An ophthalmoscopy is a test that examines the back part of the eye, called the fundus. The fundus includes the retina, which contains the nerve cells that sense light and images. It also includes nerves, blood vessels and connective tissue. This test usually occurs as part of a standard eye exam, and it uses bright light and special instruments to look through the pupil to the back of the eye. An ophthalmoscopy usually is performed by an optometrist or an ophthalmologist in his or her office.
Some of the problems that can be found during an ophthalmoscopy are macular degeneration, glaucoma and retinal detachment. It can also be used if patients show signs and symptoms of health issues that affect blood vessels, such as high blood pressure or diabetes. In a normal outcome of an ophthalmoscopy, the fundus, including the retina, appears normal and healthy.
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There are two commonly used types of ophthalmoscopy. The first type is called a direct ophthalmoscopy. In this type, the patient sits in a dark room, and his or her eyes might be dilated using eye drops, but dilation isn't required. The doctor will shine a bright light into the patient's eyes and look at the back of the eye through an ophthalmoscope, a tool that is about as large as a small flashlight and has several lenses are able to magnify the view up to 15 times. Each eye is checked separately, and the entire test takes three to five minutes.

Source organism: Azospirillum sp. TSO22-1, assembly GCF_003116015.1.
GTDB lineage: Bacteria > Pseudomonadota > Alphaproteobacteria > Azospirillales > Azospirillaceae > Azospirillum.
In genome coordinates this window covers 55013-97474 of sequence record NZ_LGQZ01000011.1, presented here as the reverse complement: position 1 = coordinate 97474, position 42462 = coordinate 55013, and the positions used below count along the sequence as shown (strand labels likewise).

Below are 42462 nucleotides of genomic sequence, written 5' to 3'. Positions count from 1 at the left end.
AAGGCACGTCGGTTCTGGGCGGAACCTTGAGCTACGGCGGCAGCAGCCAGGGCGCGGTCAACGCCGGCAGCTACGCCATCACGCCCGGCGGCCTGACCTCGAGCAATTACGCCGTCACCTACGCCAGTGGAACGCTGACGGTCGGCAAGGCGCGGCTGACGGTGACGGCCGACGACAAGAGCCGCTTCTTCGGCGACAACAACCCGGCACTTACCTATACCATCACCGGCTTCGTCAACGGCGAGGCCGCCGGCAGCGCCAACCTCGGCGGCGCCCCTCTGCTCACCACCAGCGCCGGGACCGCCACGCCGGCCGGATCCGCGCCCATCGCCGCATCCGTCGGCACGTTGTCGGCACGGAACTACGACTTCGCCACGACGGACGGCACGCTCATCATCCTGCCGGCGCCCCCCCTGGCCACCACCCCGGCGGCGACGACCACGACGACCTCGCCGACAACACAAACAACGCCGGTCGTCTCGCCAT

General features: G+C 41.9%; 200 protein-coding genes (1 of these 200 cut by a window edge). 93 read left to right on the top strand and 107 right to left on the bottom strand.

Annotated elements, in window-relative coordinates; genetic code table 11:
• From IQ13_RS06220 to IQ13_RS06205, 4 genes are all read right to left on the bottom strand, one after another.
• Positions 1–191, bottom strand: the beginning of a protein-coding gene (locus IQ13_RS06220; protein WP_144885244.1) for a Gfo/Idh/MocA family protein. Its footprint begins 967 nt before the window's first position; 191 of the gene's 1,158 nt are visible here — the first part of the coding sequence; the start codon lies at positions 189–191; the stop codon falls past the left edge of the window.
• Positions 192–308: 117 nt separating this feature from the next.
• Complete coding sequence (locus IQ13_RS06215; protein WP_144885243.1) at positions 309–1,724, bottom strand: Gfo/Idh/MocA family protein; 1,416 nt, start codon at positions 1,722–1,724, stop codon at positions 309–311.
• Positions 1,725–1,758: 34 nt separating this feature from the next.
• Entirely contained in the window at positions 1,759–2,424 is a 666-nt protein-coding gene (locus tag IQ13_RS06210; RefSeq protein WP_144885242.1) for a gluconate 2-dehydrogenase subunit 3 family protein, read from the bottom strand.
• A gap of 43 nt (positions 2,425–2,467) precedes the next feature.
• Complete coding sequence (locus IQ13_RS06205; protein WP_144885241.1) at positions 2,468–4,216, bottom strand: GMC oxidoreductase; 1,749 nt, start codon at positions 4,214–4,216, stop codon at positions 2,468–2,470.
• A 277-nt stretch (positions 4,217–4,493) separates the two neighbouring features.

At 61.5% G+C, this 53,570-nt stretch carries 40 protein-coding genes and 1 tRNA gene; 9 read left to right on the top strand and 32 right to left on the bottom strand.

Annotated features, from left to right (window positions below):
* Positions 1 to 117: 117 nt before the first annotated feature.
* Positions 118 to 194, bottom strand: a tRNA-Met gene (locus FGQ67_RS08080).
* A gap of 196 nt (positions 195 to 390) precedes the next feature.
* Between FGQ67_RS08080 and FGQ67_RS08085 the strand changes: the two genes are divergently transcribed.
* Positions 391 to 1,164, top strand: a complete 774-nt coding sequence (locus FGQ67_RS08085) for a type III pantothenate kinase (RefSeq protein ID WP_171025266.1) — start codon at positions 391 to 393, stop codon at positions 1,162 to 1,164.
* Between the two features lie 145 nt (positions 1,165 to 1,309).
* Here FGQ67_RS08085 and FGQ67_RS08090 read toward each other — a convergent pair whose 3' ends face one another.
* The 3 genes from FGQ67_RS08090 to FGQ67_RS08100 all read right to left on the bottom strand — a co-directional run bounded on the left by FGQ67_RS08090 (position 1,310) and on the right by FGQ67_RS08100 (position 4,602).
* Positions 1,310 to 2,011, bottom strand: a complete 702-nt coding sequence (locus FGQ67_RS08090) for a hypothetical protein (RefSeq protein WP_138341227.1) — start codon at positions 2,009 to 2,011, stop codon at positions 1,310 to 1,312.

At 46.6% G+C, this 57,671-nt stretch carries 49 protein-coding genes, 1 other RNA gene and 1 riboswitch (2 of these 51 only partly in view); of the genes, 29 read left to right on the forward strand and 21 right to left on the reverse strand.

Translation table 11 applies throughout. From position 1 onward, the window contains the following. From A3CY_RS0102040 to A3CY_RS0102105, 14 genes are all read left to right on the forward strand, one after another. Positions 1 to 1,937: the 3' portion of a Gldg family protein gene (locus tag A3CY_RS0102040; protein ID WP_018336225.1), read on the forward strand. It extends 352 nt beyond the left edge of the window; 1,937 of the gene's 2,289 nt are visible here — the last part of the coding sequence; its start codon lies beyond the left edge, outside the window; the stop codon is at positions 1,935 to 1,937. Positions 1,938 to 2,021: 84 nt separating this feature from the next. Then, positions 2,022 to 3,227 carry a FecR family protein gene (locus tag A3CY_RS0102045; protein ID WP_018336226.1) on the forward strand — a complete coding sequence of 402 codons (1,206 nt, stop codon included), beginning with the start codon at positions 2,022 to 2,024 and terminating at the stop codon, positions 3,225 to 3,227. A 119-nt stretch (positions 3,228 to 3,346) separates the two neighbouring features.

The second type is called an indirect ophthalmoscopy, with provides a wider view of the fundus, with more detail, and takes about five to 10 minutes. For this test, the patient either lies down or sits tilting backward, and his or her eyes have to be dilated. The doctor will hold the patient's eye open, will shine an intensely bright light into the patient's eye from a headlamp the doctor is wearing and will look at the fundus using a handheld lens. The doctor might use a dull instrument to press through the skin and put pressure on different areas of the eye in order to bring parts of the fundus, such as the edges, into view. The doctor also might ask the patient to look in various directions.
Ophthalmoscopy should not be painful; if it is painful, the patient should tell the doctor immediately. The procedure can be unpleasant, though. The lights that are used are very bright and can cause discomfort during the test. Many patients see spots or other shapes called after-images from the bright lights as well, especially because of the more intense light used for an indirect ophthalmoscopy.
In addition, the pressure used on the eye with the indirect test may be uncomfortable for some patients. If eye drops are used, they might sting for a moment or two. The patient typically will be sensitive to light and have trouble focusing for a while after the test.